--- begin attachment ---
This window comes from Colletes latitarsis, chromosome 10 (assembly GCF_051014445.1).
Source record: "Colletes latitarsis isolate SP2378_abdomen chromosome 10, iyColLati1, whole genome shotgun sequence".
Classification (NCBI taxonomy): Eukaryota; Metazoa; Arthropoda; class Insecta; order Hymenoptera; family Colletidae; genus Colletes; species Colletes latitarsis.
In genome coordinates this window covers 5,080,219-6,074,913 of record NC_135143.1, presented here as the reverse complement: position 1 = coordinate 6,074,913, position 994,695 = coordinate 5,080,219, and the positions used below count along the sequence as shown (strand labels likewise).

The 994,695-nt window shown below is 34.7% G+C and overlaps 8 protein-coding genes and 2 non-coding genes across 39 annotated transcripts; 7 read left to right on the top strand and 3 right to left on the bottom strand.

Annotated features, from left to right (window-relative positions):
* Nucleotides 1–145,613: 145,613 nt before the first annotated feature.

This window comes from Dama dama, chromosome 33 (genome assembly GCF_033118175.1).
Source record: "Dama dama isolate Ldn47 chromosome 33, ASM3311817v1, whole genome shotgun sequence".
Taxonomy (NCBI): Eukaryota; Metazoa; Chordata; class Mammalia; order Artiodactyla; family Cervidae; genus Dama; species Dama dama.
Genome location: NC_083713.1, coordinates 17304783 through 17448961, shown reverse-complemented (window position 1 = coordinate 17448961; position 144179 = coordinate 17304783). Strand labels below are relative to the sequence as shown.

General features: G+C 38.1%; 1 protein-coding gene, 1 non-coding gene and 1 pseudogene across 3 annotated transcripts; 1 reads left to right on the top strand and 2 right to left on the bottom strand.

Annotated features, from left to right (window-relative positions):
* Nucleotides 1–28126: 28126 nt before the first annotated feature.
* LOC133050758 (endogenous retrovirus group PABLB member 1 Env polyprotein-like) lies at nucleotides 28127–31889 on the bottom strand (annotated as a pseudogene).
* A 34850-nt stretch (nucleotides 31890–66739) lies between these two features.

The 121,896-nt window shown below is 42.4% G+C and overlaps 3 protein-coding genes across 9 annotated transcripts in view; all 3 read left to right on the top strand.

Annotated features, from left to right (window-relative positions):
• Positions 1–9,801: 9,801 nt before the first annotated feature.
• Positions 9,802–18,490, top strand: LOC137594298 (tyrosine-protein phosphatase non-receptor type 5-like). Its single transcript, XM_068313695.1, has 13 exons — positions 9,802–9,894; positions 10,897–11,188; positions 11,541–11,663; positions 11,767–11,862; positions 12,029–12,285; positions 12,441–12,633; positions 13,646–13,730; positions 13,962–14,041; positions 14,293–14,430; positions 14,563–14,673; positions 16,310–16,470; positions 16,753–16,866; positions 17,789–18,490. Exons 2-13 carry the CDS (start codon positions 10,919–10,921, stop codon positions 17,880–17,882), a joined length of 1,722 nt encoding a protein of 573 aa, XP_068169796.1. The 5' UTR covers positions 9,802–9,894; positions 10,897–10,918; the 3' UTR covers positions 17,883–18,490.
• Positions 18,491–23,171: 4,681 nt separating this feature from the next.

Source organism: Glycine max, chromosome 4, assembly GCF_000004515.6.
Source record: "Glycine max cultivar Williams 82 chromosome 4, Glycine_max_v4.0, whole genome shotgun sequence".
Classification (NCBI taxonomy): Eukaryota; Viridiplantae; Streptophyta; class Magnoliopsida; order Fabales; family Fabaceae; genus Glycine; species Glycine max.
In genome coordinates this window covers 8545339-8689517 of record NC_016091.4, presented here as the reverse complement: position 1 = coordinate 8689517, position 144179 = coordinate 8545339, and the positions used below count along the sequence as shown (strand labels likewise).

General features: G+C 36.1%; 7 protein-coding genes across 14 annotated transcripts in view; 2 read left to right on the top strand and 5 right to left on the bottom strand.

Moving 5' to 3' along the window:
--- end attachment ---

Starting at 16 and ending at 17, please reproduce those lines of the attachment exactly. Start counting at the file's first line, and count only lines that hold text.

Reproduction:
* A 34850-nt stretch (nucleotides 31890–66739) lies between these two features.

The 121,896-nt window shown below is 42.4% G+C and overlaps 3 protein-coding genes across 9 annotated transcripts in view; all 3 read left to right on the top strand.